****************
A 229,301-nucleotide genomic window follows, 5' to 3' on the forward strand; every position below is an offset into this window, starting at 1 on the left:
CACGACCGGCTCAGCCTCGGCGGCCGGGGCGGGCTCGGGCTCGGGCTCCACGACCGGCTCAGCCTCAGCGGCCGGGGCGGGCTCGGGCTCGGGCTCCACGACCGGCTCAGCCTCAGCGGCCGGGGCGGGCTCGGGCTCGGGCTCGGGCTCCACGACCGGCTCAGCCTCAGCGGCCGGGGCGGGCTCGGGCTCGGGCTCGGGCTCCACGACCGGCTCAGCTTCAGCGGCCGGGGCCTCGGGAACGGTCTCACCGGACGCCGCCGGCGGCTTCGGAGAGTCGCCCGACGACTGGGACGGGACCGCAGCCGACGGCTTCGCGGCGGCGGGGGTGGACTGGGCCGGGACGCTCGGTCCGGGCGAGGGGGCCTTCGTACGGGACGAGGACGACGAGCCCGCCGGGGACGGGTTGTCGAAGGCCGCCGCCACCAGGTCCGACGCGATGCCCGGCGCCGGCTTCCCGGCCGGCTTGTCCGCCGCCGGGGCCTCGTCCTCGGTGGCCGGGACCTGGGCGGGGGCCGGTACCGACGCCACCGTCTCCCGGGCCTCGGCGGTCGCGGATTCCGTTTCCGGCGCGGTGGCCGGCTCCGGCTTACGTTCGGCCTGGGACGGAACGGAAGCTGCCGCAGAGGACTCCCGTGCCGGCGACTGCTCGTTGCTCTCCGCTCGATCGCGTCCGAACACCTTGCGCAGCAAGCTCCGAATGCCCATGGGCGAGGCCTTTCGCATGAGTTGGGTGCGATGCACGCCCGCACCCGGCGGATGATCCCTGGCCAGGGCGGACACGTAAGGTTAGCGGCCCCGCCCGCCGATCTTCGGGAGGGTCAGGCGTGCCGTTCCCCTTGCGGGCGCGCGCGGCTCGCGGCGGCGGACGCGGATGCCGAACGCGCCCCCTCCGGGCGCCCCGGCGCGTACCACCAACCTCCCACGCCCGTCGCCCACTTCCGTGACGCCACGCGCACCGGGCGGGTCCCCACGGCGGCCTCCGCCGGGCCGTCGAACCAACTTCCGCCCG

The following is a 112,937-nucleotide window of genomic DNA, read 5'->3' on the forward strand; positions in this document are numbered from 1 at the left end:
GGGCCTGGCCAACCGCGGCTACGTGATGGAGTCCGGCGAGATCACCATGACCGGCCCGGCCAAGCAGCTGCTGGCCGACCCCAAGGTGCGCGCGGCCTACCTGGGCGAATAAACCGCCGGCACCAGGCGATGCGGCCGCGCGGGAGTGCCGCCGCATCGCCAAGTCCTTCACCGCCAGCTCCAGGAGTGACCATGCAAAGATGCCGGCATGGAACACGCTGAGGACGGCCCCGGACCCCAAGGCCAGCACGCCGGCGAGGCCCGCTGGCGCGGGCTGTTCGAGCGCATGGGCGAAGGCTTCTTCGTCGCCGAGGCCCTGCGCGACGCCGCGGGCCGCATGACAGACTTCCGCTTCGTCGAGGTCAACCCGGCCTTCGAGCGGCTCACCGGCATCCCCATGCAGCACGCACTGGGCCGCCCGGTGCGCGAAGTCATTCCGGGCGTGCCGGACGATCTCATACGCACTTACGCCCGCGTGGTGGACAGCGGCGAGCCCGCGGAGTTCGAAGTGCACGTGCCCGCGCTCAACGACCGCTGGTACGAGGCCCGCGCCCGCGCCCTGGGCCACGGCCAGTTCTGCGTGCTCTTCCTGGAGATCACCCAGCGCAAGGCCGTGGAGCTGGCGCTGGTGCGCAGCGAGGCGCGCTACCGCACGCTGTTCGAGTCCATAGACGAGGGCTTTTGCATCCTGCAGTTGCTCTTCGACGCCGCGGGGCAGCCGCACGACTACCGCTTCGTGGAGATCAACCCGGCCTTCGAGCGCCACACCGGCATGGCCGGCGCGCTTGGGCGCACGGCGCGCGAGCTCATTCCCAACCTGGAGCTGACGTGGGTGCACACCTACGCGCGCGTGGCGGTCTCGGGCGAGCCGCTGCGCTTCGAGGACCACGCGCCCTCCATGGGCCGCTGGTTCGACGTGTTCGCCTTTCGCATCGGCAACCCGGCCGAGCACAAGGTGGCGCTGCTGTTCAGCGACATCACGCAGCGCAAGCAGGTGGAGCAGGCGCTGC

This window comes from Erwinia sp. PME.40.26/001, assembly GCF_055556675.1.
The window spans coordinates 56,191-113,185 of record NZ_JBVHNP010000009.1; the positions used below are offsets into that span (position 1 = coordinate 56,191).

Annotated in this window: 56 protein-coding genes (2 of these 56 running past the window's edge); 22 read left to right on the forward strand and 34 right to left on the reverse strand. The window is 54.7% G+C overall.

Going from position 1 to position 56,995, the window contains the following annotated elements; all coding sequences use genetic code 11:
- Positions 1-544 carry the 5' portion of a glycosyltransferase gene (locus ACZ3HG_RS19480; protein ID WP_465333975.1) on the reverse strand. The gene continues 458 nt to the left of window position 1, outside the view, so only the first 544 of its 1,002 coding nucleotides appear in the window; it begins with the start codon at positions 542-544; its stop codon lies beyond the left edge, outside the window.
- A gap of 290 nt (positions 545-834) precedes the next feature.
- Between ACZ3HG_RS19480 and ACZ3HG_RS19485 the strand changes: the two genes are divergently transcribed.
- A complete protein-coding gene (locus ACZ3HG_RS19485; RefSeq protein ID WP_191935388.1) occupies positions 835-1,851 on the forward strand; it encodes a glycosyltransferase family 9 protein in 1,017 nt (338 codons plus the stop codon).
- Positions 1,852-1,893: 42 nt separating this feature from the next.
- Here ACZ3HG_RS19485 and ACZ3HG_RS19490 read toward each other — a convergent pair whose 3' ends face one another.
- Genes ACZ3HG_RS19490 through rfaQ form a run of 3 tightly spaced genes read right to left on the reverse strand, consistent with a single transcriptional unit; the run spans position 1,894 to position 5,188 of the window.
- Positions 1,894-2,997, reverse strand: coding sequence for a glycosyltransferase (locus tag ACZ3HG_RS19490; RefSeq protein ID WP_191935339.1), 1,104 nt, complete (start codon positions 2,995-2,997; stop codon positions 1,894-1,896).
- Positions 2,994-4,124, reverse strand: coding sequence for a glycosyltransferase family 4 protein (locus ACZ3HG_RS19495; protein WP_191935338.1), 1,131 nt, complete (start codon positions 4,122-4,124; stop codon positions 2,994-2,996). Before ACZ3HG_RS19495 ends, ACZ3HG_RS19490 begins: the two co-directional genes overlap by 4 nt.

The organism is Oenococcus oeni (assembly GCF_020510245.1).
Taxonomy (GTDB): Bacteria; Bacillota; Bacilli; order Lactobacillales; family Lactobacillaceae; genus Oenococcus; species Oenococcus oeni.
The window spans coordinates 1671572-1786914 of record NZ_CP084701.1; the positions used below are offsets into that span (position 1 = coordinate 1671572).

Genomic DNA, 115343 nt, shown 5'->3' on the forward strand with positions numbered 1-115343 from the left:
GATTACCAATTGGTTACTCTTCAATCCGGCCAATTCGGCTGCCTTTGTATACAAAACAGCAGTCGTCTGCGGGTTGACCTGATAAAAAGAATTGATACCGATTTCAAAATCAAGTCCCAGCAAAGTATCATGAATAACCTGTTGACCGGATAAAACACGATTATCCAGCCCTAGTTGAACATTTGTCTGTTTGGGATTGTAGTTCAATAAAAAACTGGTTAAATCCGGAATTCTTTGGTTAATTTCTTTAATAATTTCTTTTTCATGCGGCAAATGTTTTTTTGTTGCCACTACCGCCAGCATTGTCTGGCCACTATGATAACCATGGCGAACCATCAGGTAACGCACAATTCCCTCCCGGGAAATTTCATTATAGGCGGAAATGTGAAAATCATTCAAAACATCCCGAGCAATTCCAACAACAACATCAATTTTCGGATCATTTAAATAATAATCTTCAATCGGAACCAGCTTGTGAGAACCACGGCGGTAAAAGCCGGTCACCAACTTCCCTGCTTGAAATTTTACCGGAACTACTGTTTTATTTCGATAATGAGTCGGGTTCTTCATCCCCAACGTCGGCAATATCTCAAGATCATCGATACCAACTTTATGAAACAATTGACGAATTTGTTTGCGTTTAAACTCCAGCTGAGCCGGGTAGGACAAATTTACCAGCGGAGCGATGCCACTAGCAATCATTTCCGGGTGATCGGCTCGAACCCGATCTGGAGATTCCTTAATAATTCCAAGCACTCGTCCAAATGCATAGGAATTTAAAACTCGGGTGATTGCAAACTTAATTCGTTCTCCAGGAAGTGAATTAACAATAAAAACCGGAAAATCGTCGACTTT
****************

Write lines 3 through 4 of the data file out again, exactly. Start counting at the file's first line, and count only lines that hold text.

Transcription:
The following is a 112,937-nucleotide window of genomic DNA, read 5'->3' on the forward strand; positions in this document are numbered from 1 at the left end:
GGGCCTGGCCAACCGCGGCTACGTGATGGAGTCCGGCGAGATCACCATGACCGGCCCGGCCAAGCAGCTGCTGGCCGACCCCAAGGTGCGCGCGGCCTACCTGGGCGAATAAACCGCCGGCACCAGGCGATGCGGCCGCGCGGGAGTGCCGCCGCATCGCCAAGTCCTTCACCGCCAGCTCCAGGAGTGACCATGCAAAGATGCCGGCATGGAACACGCTGAGGACGGCCCCGGACCCCAAGGCCAGCACGCCGGCGAGGCCCGCTGGCGCGGGCTGTTCGAGCGCATGGGCGAAGGCTTCTTCGTCGCCGAGGCCCTGCGCGACGCCGCGGGCCGCATGACAGACTTCCGCTTCGTCGAGGTCAACCCGGCCTTCGAGCGGCTCACCGGCATCCCCATGCAGCACGCACTGGGCCGCCCGGTGCGCGAAGTCATTCCGGGCGTGCCGGACGATCTCATACGCACTTACGCCCGCGTGGTGGACAGCGGCGAGCCCGCGGAGTTCGAAGTGCACGTGCCCGCGCTCAACGACCGCTGGTACGAGGCCCGCGCCCGCGCCCTGGGCCACGGCCAGTTCTGCGTGCTCTTCCTGGAGATCACCCAGCGCAAGGCCGTGGAGCTGGCGCTGGTGCGCAGCGAGGCGCGCTACCGCACGCTGTTCGAGTCCATAGACGAGGGCTTTTGCATCCTGCAGTTGCTCTTCGACGCCGCGGGGCAGCCGCACGACTACCGCTTCGTGGAGATCAACCCGGCCTTCGAGCGCCACACCGGCATGGCCGGCGCGCTTGGGCGCACGGCGCGCGAGCTCATTCCCAACCTGGAGCTGACGTGGGTGCACACCTACGCGCGCGTGGCGGTCTCGGGCGAGCCGCTGCGCTTCGAGGACCACGCGCCCTCCATGGGCCGCTGGTTCGACGTGTTCGCCTTTCGCATCGGCAACCCGGCCGAGCACAAGGTGGCGCTGCTGTTCAGCGACATCACGCAGCGCAAGCAGGTGGAGCAGGCGCTGC